Make a deep bow while facing the honzon. From the kneeling position, slowly lower your forehead until it is almost grazing the floor. At the same time, raise your hands up to ear level, with palms up and all fingers straight and extended. Both elbows should be touching the floor just in front of the knees. Imagine that the Eternal Buddha is standing on your palms and that you are reverently raising him up. This deep bow is an expression of personal humility and gratitude to the Eternal Buddha.
2. Acknowledge the Place of Awakening
Sitting upright again, read or recite the following passage from the Lotus Sutra: “Know this, the place where the stupa is erected is the place of enlightenment. Here the buddhas attained unsurpassed, complete, and perfect awakening. Here the buddhas turned the wheel of the dharma. Here the buddhas entered final nirvana.”
Reading or reciting this verse acknowledges that the place where you are right now is a buddha-land because you’re practicing there. In other words, you are in the presence of the Eternal Buddha.
3. Reverence for the Three Treasures
Read or recite the following verses of reverence for the three treasures that Buddhists take refuge in as interpreted by the Nichiren tradition. After each verse, bow deeply as described in step one.
Honor be to the Eternal Shakyamuni Buddha, our Original Teacher, who attained awakening in the remotest past.
Honor be to the Sutra of the Lotus Flower of the Wonderful Dharma, the Teaching of Equality, the Great Wisdom, the One Vehicle.
Honor be to our Original Teacher Superior Practice, our Founder, the Great Bodhisattva Nichiren Shonin.
4. Practice to Purify the Mind
Sit in silence for five to ten minutes while focusing on mindfulness of the breath. Put your hands in hokkai jo-in (dharma-realm meditation mudra), wherein the left palm rests upon the right palm with the thumb-tips lightly touching. Focus on gentle, deep, and strong breathing from the lower belly. Calm your mind and heart as a preparation for the chanting of the daimoku.
5. The Practice of Truly Reciting
Put your hands in gassho (joining the palms together), a gesture of reverence and devotion, and begin chanting Namu Myoho Renge Kyo with a six-beat cadence. “Namu” receives one beat, while “myo,” “ho,” “ren,” “ge,” and “kyo” each receive a single beat. At a fast tempo, the “u” sound in “Namu” is often elided.
At first, the tempo should be slow. After ten minutes, gradually increase the tempo like a train building up steam. Continue this fast tempo for half an hour and then slow again for another ten minutes. After that, transition gradually into a very slow tempo for the last five minutes. Please feel free to vary these times to suit your needs for your own private practice.
In a temple, the tempo is set with percussion instruments such as a taiko drum. If you want to use a drum or other instrument, simply strike the drum lightly at “Namu,” moderately for the middle four beats of “myo-ho-ren-ge,” and a little harder for “kyo.” At the fastest pace, however, the strikes should all be even and monotone.
Through this rhythmic chanting, you may find that your mind and heart are integrated with the daimoku so that you experience shodai zanmai (the samadhi of chanting the title). As Tairyu Gondo explained in The Journey of the Path of Righteousness, “The state of chanting is the state of Buddha, the words of chanting are the words of Buddha, and the heart of chanting is the heart of Buddha. This state of becoming a Buddha is called sokushin jobutsu (becoming a Buddha with this very body).”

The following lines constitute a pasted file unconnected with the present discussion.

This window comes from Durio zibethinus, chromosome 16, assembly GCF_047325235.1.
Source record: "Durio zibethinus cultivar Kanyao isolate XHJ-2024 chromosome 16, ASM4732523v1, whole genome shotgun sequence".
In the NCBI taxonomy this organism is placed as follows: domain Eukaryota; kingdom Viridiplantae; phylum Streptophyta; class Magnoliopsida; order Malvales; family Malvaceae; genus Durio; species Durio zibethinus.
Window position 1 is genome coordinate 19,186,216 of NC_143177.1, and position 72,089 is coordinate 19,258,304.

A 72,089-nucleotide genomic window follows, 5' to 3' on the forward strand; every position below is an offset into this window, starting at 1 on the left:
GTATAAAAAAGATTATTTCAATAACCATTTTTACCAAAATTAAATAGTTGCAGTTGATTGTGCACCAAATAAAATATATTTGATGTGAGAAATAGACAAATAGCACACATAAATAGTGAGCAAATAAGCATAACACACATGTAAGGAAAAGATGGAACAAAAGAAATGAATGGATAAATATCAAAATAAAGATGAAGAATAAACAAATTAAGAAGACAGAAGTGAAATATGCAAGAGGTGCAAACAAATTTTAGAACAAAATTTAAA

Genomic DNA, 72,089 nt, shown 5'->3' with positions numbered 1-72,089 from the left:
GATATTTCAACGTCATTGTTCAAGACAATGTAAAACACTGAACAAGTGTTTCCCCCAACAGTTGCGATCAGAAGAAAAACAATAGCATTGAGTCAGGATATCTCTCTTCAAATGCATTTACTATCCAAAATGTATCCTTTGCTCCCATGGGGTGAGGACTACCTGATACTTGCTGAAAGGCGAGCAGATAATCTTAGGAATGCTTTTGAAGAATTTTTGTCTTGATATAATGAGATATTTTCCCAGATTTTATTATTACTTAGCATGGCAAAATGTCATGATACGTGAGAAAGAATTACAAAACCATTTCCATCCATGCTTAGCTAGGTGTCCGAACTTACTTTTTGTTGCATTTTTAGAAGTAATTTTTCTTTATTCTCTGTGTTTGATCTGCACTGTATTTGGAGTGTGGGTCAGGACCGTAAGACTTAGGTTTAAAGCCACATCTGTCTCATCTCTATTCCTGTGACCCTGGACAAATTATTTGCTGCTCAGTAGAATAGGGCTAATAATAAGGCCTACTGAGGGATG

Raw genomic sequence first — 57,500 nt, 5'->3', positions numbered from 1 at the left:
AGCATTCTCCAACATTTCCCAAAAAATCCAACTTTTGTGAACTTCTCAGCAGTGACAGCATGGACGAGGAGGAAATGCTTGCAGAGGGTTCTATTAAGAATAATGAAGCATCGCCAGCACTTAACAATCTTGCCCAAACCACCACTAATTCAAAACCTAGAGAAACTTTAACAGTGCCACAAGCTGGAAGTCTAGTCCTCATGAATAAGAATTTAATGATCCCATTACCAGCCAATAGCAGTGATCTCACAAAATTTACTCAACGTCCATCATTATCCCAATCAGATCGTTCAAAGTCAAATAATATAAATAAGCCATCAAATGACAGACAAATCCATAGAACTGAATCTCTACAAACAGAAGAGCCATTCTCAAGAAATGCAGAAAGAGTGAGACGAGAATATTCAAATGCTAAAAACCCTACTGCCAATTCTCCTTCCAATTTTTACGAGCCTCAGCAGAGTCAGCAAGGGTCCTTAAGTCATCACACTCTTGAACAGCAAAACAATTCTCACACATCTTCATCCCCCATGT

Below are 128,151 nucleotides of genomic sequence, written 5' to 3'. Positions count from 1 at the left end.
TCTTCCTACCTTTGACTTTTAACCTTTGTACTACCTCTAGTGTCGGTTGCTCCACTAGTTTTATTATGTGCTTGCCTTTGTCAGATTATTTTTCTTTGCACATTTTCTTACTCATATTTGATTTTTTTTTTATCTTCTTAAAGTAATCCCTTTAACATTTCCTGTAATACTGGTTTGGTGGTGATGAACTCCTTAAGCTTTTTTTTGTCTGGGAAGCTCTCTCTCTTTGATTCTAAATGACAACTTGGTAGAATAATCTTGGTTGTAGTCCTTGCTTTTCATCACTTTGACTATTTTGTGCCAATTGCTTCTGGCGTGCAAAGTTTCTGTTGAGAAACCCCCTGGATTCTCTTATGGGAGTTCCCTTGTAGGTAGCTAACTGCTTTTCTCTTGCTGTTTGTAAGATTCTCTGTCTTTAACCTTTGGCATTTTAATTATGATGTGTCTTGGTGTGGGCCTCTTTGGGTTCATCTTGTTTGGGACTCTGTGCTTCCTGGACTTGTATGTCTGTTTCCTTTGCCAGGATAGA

6. Practice to Deepen Faith
Return your hands to hokkai jo-in and continue to recite the daimoku silently. With each breath, mentally recite a single character of the daimoku (Na, mu, myo, ho, ren, ge, and kyo), cycling through all seven of them. In this period of meditation, you can peacefully abide in the power of the prior vocalized chanting, maintain a sense of receptivity to the meritorious qualities of buddhahood imparted by the daimoku, and aspire to actualize these qualities in your life.
7. Dedication of Merit
The merit gained from Mahayana Buddhist practices such as chanting the daimoku can be shared with all beings and directed to the attainment of buddhahood.
Offer a dedication of merit using the following passage from the Lotus Sutra: “May the merits we have accumulated by this offering be distributed among all living beings, and may we and all living beings attain the enlightenment of the Buddha!”
8. Four Bodhisattva Vows
Recite the four bodhisattva vows: “Sentient beings are infinite, I vow to liberate them all. Defilements are innumerable, I vow to resolve them all. Dharma gates are inexhaustible, I vow to know them all. The way of the Buddha is unsurpassed, I vow to become it.”
These are the general vows of bodhisattvas who aspire to buddhahood taken from the Sutra of the Jeweled Necklace of Bodhisattva Practice. They were popularized in East Asian Buddhism by Tiantai Zhiyi (538–597). The daimoku is understood to be the practice that enables practitioners to fulfill these vows.
9. Concluding the Practice
Recite the following dedication: “From this body, until I attain buddhahood, I will strive to uphold Namu Myoho Renge Kyo, Namu Myoho Renge Kyo, Namu Myoho Renge Kyo.”
We can understand the daimoku as expressing the merits of buddhahood, the dharma, and what is transmitted by the sangha led by Nichiren. So, by striving to uphold it, we are also taking refuge in the three treasures.
Bring the practice to a conclusion with a final deep bow.
My experience with shodaigyo practice showed me that chanting is indeed inclusive of the twin aims of Buddhist meditation generally: calming the mind and opening the way to insight. Specifically, the daimoku is a recognition that buddhahood—while elusive—is also all-pervasive and all-embracing. The daimoku is an affirmation that buddhahood can be realized and actualized in our lives here and now.
This article is from the March 2024 issue of Lion’s Roar magazine.